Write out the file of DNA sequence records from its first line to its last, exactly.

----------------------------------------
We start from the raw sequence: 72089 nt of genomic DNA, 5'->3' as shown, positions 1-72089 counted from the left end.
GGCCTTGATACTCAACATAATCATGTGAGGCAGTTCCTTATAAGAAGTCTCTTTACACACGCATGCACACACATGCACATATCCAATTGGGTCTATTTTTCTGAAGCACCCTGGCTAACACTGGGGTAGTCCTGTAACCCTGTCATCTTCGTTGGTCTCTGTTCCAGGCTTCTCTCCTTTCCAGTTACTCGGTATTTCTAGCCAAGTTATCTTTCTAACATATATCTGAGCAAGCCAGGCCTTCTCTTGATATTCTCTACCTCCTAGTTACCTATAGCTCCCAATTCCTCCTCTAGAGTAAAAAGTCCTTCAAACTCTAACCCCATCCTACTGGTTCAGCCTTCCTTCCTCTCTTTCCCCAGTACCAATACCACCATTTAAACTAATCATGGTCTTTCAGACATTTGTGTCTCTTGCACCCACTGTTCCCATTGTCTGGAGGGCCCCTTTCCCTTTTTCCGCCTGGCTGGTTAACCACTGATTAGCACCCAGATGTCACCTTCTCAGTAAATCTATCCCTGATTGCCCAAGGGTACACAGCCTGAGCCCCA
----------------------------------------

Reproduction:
We start from the raw sequence: 72089 nt of genomic DNA, 5'->3' as shown, positions 1-72089 counted from the left end.
GGCCTTGATACTCAACATAATCATGTGAGGCAGTTCCTTATAAGAAGTCTCTTTACACACGCATGCACACACATGCACATATCCAATTGGGTCTATTTTTCTGAAGCACCCTGGCTAACACTGGGGTAGTCCTGTAACCCTGTCATCTTCGTTGGTCTCTGTTCCAGGCTTCTCTCCTTTCCAGTTACTCGGTATTTCTAGCCAAGTTATCTTTCTAACATATATCTGAGCAAGCCAGGCCTTCTCTTGATATTCTCTACCTCCTAGTTACCTATAGCTCCCAATTCCTCCTCTAGAGTAAAAAGTCCTTCAAACTCTAACCCCATCCTACTGGTTCAGCCTTCCTTCCTCTCTTTCCCCAGTACCAATACCACCATTTAAACTAATCATGGTCTTTCAGACATTTGTGTCTCTTGCACCCACTGTTCCCATTGTCTGGAGGGCCCCTTTCCCTTTTTCCGCCTGGCTGGTTAACCACTGATTAGCACCCAGATGTCACCTTCTCAGTAAATCTATCCCTGATTGCCCAAGGGTACACAGCCTGAGCCCCA